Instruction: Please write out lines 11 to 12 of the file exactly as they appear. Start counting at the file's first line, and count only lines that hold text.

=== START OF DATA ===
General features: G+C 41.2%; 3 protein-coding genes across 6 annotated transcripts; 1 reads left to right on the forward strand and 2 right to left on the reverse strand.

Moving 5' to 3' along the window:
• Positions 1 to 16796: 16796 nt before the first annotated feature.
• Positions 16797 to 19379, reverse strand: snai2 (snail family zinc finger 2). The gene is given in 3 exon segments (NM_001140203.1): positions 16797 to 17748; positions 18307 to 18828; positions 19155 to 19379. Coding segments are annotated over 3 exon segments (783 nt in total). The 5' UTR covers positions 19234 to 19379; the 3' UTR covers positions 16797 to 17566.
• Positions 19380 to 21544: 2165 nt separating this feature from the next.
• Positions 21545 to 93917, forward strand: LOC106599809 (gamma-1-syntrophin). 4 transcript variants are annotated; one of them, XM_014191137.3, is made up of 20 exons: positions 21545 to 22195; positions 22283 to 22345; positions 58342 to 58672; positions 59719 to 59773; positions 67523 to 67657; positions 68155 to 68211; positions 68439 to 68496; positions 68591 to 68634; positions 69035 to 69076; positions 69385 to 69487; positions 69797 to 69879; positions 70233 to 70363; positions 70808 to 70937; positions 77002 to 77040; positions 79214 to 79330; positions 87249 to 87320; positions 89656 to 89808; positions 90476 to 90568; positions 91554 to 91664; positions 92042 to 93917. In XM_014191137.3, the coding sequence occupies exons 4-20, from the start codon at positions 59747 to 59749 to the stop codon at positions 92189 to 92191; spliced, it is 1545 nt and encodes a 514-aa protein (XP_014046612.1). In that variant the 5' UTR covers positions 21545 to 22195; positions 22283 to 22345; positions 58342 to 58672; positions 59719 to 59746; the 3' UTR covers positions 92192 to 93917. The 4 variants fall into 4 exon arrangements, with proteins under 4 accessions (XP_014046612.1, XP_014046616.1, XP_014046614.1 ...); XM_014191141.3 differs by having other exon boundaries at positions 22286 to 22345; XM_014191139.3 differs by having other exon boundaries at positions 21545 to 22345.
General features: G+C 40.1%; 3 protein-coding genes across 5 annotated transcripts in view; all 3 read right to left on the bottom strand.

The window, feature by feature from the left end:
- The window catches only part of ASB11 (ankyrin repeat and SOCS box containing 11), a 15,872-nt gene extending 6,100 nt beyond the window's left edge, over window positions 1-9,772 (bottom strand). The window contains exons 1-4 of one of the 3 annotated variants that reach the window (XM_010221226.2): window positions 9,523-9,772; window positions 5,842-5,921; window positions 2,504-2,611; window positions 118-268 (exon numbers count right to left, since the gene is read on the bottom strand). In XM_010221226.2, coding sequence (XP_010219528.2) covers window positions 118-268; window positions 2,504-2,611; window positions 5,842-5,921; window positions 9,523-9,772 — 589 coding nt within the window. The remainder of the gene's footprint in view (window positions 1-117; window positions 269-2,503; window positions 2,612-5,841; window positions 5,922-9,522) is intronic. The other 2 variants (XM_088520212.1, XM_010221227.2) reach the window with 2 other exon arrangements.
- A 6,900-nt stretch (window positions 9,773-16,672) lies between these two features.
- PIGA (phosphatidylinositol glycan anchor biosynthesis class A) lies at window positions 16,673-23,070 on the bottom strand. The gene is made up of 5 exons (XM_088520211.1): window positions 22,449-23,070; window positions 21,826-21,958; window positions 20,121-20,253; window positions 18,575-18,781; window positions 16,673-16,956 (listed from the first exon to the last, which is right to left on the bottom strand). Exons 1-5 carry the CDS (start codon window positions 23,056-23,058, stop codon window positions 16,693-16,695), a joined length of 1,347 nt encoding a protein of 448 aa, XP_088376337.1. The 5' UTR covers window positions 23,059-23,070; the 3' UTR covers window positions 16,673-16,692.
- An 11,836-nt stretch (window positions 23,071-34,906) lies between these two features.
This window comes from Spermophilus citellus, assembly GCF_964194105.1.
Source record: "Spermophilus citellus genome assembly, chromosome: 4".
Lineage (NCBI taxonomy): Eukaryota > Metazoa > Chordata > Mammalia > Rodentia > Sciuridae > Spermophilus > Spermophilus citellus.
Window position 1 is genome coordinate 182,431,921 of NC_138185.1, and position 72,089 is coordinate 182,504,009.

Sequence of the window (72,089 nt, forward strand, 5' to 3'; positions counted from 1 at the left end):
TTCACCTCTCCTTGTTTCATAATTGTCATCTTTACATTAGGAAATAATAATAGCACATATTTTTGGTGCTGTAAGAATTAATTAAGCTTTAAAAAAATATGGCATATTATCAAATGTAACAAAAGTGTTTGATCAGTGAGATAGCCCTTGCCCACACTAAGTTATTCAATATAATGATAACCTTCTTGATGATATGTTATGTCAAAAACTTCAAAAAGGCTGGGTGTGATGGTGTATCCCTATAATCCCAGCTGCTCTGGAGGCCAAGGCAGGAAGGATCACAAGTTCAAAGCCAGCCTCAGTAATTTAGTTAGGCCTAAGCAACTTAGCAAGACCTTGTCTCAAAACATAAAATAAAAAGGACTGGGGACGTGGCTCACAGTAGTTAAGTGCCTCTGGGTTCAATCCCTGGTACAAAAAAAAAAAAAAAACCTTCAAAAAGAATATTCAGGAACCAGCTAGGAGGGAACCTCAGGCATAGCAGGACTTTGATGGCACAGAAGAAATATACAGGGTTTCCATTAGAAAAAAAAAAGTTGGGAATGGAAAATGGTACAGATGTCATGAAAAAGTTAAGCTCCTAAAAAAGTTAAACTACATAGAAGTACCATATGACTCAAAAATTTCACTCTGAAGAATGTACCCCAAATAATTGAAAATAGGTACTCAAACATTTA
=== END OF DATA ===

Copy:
- PIGA (phosphatidylinositol glycan anchor biosynthesis class A) lies at window positions 16,673-23,070 on the bottom strand. The gene is made up of 5 exons (XM_088520211.1): window positions 22,449-23,070; window positions 21,826-21,958; window positions 20,121-20,253; window positions 18,575-18,781; window positions 16,673-16,956 (listed from the first exon to the last, which is right to left on the bottom strand). Exons 1-5 carry the CDS (start codon window positions 23,056-23,058, stop codon window positions 16,693-16,695), a joined length of 1,347 nt encoding a protein of 448 aa, XP_088376337.1. The 5' UTR covers window positions 23,059-23,070; the 3' UTR covers window positions 16,673-16,692.
- An 11,836-nt stretch (window positions 23,071-34,906) lies between these two features.